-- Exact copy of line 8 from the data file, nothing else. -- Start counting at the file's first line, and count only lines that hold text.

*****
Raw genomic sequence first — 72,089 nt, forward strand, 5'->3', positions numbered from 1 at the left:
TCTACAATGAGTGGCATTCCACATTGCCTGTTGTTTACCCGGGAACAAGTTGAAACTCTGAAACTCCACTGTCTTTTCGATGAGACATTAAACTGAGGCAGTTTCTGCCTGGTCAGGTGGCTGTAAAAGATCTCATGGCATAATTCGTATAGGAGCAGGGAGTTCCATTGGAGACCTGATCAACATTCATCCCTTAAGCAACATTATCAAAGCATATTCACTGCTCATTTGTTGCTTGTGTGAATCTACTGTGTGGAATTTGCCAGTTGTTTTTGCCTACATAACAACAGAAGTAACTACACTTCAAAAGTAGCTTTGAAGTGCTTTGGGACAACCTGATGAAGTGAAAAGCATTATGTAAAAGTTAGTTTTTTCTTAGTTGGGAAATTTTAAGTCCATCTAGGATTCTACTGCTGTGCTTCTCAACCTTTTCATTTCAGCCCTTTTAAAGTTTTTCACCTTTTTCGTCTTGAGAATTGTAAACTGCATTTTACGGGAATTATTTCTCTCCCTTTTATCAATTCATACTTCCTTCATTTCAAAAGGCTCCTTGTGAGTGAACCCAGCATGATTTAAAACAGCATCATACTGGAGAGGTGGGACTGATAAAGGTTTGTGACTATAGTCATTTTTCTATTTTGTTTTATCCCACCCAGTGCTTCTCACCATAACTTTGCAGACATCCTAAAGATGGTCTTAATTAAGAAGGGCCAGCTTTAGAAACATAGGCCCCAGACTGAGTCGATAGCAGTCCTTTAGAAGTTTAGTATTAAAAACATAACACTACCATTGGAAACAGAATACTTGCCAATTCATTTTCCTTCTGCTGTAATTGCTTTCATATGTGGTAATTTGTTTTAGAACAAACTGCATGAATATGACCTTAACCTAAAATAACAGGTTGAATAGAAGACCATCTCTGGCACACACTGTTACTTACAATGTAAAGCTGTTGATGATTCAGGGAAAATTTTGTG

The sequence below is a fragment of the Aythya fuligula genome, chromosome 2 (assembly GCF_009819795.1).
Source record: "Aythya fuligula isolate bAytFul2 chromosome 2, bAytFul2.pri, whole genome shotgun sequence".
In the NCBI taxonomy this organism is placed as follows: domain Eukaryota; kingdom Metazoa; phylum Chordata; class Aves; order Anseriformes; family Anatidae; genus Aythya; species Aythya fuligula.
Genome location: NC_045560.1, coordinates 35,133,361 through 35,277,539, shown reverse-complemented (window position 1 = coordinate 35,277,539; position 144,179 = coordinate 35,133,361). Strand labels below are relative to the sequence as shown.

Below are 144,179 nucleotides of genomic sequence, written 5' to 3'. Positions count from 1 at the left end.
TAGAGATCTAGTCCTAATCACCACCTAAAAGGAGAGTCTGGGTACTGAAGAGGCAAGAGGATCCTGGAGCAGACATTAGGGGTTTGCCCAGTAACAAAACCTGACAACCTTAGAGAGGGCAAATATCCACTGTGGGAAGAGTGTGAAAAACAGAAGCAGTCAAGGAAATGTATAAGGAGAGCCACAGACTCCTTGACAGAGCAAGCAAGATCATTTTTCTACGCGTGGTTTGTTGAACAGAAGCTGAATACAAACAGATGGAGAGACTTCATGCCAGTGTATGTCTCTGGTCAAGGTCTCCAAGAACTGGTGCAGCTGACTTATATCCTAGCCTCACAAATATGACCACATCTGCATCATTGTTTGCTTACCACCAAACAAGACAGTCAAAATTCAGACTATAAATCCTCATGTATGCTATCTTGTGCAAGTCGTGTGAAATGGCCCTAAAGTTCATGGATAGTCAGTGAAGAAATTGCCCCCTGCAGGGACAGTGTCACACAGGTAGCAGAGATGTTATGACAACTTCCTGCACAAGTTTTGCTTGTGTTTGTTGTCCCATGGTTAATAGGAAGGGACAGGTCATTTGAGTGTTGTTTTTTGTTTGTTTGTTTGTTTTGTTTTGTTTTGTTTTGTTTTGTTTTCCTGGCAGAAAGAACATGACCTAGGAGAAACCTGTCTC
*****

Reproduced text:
TAGAGATCTAGTCCTAATCACCACCTAAAAGGAGAGTCTGGGTACTGAAGAGGCAAGAGGATCCTGGAGCAGACATTAGGGGTTTGCCCAGTAACAAAACCTGACAACCTTAGAGAGGGCAAATATCCACTGTGGGAAGAGTGTGAAAAACAGAAGCAGTCAAGGAAATGTATAAGGAGAGCCACAGACTCCTTGACAGAGCAAGCAAGATCATTTTTCTACGCGTGGTTTGTTGAACAGAAGCTGAATACAAACAGATGGAGAGACTTCATGCCAGTGTATGTCTCTGGTCAAGGTCTCCAAGAACTGGTGCAGCTGACTTATATCCTAGCCTCACAAATATGACCACATCTGCATCATTGTTTGCTTACCACCAAACAAGACAGTCAAAATTCAGACTATAAATCCTCATGTATGCTATCTTGTGCAAGTCGTGTGAAATGGCCCTAAAGTTCATGGATAGTCAGTGAAGAAATTGCCCCCTGCAGGGACAGTGTCACACAGGTAGCAGAGATGTTATGACAACTTCCTGCACAAGTTTTGCTTGTGTTTGTTGTCCCATGGTTAATAGGAAGGGACAGGTCATTTGAGTGTTGTTTTTTGTTTGTTTGTTTGTTTTGTTTTGTTTTGTTTTGTTTTGTTTTCCTGGCAGAAAGAACATGACCTAGGAGAAACCTGTCTC